Bose SoundTouch System 

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A range of wireless, networked speakers that can talk to each other and to your other network enabled devices to create a multi-room synchronised sound space.

bose soundtouch 10
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The main range comprises three speakers and an 'adaptor' that will allow a legacy speaker to become part of the network. There are also additional ancillary products available such as a soundbar and a system with a built in CD player (The Wave SoundTouch Music System IV). This review is focussed on the core speakers. The SoundTouch 10 is a small monophonic speaker idea for a kitchen. The SoundTouch 20 is a larger stereo speaker suitable for many normal size living rooms and the SoundTouch 30 is significantly larger for those with larger living spaces. All of the speakers have both Bluetooth and Wifi connectivity.

Bluetooth allows you to connect with your phone and other such devices.

Wifi has mutliple uses. Firstly it allows, via your Wifi and broadband service, direct connection to Internet services including: Internet Radio; Spotify; Deezer. If you have more one one product from the range then WiFi also allows those speakers to talk to each other such that whatever is being played on one can be heard on others of your choice within the network.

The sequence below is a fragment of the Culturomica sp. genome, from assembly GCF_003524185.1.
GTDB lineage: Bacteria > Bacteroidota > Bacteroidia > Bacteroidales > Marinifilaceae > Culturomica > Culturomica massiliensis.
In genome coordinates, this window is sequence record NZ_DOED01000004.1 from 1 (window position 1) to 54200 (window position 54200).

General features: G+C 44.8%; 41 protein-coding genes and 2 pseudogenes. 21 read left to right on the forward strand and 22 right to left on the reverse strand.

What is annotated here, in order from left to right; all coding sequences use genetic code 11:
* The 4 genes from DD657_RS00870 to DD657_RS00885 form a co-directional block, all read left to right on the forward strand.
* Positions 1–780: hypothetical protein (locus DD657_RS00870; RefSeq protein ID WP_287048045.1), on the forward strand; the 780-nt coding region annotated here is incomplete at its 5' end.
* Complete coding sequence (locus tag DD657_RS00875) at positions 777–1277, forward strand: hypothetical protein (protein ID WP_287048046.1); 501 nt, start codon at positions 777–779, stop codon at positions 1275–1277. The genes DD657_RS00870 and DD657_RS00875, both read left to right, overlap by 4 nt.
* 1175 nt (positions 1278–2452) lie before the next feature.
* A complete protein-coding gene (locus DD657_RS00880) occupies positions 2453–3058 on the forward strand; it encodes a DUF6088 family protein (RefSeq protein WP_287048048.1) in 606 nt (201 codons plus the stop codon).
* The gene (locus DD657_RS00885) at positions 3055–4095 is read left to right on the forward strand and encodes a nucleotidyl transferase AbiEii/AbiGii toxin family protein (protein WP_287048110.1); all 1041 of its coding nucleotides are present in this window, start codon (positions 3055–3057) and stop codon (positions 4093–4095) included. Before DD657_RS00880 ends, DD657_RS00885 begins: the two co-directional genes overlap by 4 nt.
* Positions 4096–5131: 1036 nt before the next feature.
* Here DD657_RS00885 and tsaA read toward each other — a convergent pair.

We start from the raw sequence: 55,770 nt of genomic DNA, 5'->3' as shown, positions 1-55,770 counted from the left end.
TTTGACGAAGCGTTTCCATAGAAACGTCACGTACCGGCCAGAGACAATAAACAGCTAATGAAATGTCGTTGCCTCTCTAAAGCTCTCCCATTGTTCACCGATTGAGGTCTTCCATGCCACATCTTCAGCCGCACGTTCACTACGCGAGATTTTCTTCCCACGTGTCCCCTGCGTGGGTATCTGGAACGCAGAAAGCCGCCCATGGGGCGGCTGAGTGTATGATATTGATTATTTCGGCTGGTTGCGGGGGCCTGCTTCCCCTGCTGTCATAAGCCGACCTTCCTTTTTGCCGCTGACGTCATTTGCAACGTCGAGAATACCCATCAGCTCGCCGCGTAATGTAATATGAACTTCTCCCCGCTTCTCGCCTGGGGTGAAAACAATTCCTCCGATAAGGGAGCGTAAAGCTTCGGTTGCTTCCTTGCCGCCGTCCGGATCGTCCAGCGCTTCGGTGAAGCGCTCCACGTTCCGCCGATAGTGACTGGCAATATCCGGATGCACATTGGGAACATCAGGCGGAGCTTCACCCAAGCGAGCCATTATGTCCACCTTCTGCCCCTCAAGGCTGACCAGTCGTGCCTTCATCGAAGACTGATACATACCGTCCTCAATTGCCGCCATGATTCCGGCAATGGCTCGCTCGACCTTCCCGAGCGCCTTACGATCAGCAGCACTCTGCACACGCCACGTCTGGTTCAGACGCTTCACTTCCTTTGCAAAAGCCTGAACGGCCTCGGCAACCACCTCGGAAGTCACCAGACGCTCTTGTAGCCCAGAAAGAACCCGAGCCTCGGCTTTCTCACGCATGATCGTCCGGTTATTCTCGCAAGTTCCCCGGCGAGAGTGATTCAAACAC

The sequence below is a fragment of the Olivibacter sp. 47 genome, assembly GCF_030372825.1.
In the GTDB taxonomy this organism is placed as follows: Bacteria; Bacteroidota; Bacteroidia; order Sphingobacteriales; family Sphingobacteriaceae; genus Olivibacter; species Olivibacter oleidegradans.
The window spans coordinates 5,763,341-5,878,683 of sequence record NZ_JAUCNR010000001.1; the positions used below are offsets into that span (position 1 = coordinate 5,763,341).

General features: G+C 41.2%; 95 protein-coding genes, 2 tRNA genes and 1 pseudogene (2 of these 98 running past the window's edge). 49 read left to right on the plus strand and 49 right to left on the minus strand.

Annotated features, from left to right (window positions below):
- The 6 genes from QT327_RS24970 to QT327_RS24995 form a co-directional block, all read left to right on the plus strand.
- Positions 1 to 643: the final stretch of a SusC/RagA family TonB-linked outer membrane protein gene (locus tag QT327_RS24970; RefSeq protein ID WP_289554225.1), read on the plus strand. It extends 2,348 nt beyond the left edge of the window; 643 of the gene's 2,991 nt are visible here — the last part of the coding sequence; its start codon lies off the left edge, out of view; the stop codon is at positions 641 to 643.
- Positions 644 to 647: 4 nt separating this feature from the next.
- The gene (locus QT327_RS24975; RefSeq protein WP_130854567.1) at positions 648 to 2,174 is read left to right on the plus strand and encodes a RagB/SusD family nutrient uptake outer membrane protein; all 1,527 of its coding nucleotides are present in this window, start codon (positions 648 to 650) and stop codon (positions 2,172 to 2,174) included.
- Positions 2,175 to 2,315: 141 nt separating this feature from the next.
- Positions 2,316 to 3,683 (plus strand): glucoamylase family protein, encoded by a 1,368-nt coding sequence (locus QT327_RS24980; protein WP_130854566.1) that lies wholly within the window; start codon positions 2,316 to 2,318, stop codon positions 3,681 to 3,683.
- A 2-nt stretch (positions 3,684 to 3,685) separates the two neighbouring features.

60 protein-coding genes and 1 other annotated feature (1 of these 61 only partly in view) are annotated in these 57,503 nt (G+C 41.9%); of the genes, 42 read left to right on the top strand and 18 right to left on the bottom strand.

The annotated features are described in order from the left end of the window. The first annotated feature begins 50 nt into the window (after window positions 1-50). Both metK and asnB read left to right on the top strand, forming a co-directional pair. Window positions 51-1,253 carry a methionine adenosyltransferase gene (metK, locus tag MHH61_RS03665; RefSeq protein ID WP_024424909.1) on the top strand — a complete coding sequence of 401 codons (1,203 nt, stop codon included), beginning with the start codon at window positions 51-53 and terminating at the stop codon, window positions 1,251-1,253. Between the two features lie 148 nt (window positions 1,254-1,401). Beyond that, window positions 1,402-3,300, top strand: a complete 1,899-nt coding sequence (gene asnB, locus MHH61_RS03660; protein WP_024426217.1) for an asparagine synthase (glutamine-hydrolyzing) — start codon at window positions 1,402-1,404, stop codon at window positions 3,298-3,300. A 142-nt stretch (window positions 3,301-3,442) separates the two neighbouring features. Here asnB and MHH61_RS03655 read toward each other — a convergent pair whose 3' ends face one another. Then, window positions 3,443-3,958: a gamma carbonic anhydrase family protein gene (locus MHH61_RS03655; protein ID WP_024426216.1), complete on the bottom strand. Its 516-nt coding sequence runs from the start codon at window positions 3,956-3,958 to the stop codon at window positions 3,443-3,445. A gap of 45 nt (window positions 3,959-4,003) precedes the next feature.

About a year ago I was looking for a replacement for my ageing kitchen radio and hopefully something with significantly better sound quality. I looked at various options and settled on the Bose SoundTouch 10 for the kitchen. While I'd originally expected to play Internet radio through my phone or computer onto a speaker I was very pleased to find the direct Internet capability of the product could directly stream all my favourite stations from around the world.

Sound quality from the SoundTouch 10 is very good as one would expect from Bose. Given the small size of the SoundTouch 10 I'm quite surprised by both the richness of the sound and the volume it can pump out - more that adequate to listen to talk radio over the dim of microwaves and washing machines on spin cycle.

A couple of months ago I took added the SoundTouch 20 to my home, this being located in my living room. The primary use of this is to connect to my TV and to play radio and music. Being a larger device the sound is that much richer and more than capable of filling the room.

Both the SoundTouch 10 and 20 have the same basic controls and the same remote control (which work on both, so I have a spare!). The controls on the unit include four station presets that I have programmed to my favourite radio stations however the can be programmed to deliver other services. Other controls include volume up/down, power and a 'bluetooth/aux' selector.

To get the most out of these product you'll need to install a controlling application. These are available for many devices and I've installed and used both the Android application and the equivalent for MacOS.

bose soundtouch 20